Giving Away Hardware


For the last few years I have been actively seeking free hardware to give to members of my local LUG. Whenever a friend or business associate mentions that they are upgrading or replacing computers I enquire what they plan to do with the old ones and request that the old gear be given to me if there are no other plans for it. There is a moderate amount of hardware that I use for my own purposes, but the free hardware that is available is often in excess of my requirements and also sometimes just unsuitable for my use (I am happy to install a second-hand IBM or HP machine for a client but I won’t install a white-box machine).

One organisation that I sometimes give computers to is Computerbank [1]. The purpose of Computerbank is to take donations of old machines, fix them and install Linux, and then sell them for extremely low prices to people who can’t afford new machines. It’s been a while since I gave them any computers because for a long time the minimum specs on machines that they were willing to accept were higher than the machines that I obtained.

Generally I offer my old hardware to the mailing list of Linux Users of Victoria [2]. I offer not only working systems but also broken systems and other things that might be useless to most people – but are greatly desired by the small minority who can use them. One member of that list wants PC power supplies for repairing other electronic devices, so I collect batches of machines that are broken but appear to have working PSUs and give them to him. I once received a box of free two-button mice. I offered them to LUV members expecting that many people would want one or two for test machines. No-one wanted them for use as mice but one guy wanted all of them to use their sensors in robotics projects.

One thing that impresses me is the community spirit demonstrated. Often I will offer some free machines and the first response will be something like “I’d like to take that machine apart for the bits, but if someone wants a complete system please give it to them instead”. There aren’t many occasions when you see someone suggesting that they may not be the most deserving recipient for something that is free!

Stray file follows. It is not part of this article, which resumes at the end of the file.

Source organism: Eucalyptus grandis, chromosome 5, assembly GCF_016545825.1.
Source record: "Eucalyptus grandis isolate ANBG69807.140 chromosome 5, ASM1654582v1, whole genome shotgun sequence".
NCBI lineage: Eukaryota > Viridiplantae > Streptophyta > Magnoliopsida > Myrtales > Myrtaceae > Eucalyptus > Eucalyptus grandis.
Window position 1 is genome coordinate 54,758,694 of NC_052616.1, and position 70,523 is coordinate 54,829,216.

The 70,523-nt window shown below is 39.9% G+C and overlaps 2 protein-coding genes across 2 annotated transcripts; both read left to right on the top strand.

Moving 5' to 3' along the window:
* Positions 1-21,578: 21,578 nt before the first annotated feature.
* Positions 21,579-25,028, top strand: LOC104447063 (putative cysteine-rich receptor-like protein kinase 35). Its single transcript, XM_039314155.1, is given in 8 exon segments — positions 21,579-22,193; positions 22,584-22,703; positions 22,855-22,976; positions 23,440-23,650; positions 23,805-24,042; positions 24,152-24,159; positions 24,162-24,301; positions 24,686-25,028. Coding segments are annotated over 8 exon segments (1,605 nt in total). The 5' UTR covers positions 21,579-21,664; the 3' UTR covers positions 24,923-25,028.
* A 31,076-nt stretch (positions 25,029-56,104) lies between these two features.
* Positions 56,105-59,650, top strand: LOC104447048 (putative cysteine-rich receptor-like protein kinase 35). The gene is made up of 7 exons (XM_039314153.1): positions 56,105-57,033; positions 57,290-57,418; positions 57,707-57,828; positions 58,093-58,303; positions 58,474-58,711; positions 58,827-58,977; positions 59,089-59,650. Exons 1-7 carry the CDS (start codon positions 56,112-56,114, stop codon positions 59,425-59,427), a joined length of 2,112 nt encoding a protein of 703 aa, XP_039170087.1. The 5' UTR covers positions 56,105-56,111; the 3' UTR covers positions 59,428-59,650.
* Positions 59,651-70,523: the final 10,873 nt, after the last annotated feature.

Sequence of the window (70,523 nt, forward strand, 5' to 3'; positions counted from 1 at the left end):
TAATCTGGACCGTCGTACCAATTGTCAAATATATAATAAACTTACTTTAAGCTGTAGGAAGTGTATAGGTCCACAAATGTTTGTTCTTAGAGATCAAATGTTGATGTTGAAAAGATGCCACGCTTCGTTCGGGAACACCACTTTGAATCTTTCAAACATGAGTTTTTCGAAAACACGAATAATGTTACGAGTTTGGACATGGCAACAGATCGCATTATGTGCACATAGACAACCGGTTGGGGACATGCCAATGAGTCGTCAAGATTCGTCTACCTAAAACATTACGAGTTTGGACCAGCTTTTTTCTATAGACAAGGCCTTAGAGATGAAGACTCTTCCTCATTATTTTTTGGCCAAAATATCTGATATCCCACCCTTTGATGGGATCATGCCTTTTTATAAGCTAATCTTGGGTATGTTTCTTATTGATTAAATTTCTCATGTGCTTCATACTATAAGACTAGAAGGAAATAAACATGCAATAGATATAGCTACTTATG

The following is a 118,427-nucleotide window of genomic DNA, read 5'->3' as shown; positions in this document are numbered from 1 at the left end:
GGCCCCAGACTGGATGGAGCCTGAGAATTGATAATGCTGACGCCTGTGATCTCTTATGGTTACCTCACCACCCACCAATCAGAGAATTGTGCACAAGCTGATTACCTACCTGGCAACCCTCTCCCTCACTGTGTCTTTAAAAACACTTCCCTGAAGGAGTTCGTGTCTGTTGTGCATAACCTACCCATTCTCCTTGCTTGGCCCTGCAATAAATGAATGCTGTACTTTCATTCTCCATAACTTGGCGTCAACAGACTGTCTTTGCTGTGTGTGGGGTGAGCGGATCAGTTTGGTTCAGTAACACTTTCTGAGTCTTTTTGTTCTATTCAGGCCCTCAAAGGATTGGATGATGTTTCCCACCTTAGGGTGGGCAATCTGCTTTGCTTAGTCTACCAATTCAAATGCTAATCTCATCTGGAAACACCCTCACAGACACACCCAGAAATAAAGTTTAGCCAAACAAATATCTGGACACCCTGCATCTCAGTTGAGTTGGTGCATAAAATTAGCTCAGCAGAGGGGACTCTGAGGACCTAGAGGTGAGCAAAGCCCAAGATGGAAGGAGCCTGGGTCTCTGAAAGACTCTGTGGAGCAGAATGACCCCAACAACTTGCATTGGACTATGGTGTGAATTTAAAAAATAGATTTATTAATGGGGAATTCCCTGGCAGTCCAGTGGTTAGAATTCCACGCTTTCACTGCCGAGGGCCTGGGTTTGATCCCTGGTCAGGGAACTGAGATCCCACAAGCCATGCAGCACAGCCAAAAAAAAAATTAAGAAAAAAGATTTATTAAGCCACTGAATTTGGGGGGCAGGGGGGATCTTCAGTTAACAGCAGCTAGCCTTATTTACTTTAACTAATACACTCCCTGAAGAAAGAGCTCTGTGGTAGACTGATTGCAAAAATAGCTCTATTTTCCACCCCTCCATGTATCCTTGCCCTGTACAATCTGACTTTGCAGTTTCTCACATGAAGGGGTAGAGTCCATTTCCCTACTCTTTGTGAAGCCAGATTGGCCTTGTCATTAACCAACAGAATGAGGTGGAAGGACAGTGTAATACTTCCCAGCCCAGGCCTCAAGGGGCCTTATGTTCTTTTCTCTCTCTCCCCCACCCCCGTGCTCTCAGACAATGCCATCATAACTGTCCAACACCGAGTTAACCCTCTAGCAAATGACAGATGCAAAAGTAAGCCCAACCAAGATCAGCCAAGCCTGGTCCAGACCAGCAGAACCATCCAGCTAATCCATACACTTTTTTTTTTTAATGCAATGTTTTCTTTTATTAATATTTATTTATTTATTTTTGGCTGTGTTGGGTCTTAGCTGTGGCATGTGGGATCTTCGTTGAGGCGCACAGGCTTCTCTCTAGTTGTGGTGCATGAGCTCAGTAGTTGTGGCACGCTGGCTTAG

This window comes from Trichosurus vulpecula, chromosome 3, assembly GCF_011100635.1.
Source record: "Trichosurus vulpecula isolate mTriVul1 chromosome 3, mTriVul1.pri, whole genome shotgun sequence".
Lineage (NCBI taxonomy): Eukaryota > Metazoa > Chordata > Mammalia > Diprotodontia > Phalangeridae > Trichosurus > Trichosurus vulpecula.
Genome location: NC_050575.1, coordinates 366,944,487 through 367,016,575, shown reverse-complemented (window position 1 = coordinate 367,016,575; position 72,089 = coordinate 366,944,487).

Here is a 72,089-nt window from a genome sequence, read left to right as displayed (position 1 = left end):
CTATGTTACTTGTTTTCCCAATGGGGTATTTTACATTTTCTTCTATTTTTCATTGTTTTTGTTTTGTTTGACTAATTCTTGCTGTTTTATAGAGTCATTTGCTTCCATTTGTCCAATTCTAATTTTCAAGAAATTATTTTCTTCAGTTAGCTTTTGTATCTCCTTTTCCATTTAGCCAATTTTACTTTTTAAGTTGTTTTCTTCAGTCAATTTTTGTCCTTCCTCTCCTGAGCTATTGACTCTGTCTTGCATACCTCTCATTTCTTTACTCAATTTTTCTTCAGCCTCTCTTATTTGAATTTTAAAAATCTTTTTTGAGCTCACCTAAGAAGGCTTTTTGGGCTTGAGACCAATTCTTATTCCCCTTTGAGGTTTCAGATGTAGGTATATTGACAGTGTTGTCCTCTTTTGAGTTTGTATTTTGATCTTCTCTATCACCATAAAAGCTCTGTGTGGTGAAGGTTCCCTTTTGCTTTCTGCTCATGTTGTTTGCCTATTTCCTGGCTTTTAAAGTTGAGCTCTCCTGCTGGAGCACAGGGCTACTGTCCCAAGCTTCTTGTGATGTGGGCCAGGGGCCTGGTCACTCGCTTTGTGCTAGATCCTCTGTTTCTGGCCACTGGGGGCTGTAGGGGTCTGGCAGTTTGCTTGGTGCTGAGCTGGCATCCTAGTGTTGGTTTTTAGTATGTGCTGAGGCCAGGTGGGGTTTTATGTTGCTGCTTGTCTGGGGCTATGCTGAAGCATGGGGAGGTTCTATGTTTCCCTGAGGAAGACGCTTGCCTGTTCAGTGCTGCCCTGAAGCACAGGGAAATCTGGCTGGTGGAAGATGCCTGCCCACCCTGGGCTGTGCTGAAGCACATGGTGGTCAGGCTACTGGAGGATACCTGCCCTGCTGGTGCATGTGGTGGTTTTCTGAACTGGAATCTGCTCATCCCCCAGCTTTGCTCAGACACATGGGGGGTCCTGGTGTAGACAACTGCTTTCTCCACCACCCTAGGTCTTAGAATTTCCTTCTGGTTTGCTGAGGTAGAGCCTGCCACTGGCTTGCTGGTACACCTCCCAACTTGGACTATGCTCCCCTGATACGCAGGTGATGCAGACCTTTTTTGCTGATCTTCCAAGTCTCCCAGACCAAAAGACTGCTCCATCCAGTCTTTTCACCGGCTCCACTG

My aims in this effort are to help random Linux users in my area, and to help the environment by reducing the amount of land-fill. My efforts aren’t going to make a significant impact on the environmental situation, but they do make a significant impact on the availability of hardware for members of the Linux community – which seems to be of particular interest to people who want cheap machines for their children or grand-children.

I encourage other people to do similar things.

One thing that impressed me was the organisation of used hardware gifts at LCA. Near the start of the conference hardware was given away to anyone who put their hand up. At the end of the conference more hardware was given away (I expect it was mostly by delegates who lived locally). It would be good if this idea (which worked so well) was spread to other conferences.


4 thoughts on “Giving Away Hardware”

  1. John Hughes says:

    Given that old hardware (especially anything with a PentiumIV) probably uses more energy than new stuff maybe this is not a totally good idea?

  2. etbe says:

    See the above URL for the power use of some machines. You will notice that P3 is better than P4, and P4 is better than Pentium-D. I haven’t tested any of the Core and Core2 systems, but I doubt that they would be much better than the P4 and am almost certain that they wouldn’t be as good as a P3.

  3. John Hughes says:

    I’d expect a Pentium-M (or it’s descendants, Core solo & Core duo) to be quite a bit better than a P4. That’s what they were made for after all.

    The Pentium-D is a development the the P4, so shares it’s “more power, Igor!” design.

  4. etbe says:

    John: That’s a good point. Of course the higher speed RAM uses more power than the older RAM, and the power used by the motherboard chipset and the video controller has also increased. As far as I recall P3 class machines usually didn’t have cooling fans on the video card (for the cards that shipped with them anyway) or on the motherboard chipset.

    Of course the next thing that has to be considered is the power used in creating a PC, which in some cases may be more than the PC uses in it’s life. If I’m deploying a machine for 24*7 use then I will carefully choose the machine for low power operation. If it’s a desktop PC for someone who uses it for a few hours a week then I’ll use something power hungry (better to use a little extra power running a P4 than to waste the energy invested in building a power efficient machine).

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